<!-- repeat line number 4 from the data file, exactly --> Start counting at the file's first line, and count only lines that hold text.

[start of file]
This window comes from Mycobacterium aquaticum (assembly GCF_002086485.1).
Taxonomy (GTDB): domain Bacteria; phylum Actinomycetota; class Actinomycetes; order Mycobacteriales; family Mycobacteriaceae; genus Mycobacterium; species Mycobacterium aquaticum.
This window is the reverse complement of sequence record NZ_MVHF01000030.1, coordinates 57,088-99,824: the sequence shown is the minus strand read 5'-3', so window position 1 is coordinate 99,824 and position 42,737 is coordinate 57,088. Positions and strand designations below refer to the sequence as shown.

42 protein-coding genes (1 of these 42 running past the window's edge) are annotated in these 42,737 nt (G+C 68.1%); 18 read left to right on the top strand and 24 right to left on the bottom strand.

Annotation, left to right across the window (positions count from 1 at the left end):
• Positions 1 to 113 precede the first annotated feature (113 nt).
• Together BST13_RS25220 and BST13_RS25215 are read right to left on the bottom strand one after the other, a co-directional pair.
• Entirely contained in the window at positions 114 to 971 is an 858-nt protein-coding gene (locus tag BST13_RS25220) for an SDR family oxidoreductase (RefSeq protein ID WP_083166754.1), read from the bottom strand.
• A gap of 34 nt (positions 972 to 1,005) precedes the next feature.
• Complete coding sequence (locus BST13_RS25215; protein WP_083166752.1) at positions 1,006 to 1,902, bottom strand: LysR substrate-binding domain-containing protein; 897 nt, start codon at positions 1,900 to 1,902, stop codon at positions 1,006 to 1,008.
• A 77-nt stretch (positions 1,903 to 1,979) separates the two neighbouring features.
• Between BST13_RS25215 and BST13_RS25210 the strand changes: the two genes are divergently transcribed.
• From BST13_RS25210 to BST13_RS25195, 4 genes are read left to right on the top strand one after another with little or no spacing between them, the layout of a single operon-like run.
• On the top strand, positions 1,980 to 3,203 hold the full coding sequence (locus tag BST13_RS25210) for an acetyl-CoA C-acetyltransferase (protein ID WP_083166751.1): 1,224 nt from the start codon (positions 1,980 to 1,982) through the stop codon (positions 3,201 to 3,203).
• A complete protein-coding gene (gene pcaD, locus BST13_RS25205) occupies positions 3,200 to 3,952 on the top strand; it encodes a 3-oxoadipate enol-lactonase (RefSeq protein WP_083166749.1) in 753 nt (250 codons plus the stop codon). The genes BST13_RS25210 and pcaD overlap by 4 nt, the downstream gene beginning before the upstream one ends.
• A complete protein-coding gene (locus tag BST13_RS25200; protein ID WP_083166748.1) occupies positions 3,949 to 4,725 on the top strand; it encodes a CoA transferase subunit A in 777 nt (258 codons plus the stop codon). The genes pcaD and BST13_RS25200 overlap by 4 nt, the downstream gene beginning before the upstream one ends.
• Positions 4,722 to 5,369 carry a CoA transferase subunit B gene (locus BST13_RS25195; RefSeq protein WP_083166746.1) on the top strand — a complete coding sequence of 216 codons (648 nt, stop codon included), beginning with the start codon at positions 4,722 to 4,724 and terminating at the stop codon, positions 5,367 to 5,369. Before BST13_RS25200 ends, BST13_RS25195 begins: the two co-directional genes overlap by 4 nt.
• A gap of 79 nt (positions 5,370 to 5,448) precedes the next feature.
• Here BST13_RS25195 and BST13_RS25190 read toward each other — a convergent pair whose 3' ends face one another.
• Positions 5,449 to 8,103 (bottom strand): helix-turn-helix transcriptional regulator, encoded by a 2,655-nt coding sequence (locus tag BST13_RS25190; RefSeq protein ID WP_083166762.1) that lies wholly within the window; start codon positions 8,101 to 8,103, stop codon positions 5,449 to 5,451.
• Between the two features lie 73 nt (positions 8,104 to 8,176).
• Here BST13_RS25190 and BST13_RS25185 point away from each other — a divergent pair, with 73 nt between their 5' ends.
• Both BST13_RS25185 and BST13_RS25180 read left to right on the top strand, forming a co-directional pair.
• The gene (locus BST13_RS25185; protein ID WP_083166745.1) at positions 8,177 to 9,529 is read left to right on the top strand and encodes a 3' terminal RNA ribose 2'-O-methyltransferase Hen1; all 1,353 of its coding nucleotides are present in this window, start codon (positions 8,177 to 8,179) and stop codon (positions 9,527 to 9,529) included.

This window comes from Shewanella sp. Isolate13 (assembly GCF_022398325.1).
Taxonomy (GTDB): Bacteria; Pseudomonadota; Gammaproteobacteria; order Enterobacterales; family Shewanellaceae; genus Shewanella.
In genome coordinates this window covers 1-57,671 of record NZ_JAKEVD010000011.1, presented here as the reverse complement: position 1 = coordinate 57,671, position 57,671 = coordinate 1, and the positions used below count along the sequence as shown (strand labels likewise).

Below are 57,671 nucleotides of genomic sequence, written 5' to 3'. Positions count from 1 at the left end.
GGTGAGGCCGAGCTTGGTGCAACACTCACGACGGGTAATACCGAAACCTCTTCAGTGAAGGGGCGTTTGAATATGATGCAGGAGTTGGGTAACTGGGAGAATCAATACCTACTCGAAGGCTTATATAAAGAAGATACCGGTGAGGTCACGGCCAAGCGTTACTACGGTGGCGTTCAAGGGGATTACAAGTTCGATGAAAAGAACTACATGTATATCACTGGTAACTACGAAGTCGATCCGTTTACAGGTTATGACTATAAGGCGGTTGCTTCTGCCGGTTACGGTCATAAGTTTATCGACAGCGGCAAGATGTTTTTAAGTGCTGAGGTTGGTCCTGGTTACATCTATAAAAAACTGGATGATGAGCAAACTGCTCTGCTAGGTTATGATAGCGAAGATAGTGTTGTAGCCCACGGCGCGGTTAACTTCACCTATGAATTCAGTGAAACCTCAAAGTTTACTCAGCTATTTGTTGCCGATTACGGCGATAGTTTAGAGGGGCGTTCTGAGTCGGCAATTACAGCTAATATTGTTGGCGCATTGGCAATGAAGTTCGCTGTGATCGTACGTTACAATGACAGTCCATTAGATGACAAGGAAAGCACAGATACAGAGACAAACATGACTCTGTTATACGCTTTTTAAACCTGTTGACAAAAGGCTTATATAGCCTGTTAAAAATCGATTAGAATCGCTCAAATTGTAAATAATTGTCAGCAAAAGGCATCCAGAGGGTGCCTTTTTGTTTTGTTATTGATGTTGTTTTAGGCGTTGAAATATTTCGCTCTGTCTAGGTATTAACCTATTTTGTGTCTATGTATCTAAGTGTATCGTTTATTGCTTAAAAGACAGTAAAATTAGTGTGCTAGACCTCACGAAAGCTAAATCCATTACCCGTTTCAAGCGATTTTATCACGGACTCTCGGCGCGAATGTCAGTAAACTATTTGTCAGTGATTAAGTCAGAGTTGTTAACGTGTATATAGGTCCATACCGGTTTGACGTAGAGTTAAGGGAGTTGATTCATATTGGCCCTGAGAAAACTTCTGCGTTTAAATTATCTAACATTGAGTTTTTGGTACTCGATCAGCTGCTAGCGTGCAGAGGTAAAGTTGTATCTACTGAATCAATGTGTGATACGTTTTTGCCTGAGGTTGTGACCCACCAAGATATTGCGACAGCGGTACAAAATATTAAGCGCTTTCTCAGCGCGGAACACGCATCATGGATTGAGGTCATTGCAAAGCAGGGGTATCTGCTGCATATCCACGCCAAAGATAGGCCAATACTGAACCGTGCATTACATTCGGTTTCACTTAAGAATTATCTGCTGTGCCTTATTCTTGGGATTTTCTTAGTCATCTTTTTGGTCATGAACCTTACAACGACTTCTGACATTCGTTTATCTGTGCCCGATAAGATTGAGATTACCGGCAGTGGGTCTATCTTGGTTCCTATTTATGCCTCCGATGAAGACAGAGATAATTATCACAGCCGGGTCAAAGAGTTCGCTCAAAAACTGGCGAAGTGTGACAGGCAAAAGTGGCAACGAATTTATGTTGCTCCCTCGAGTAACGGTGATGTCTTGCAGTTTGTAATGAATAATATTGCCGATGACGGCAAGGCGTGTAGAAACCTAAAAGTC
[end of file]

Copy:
42 protein-coding genes (1 of these 42 running past the window's edge) are annotated in these 42,737 nt (G+C 68.1%); 18 read left to right on the top strand and 24 right to left on the bottom strand.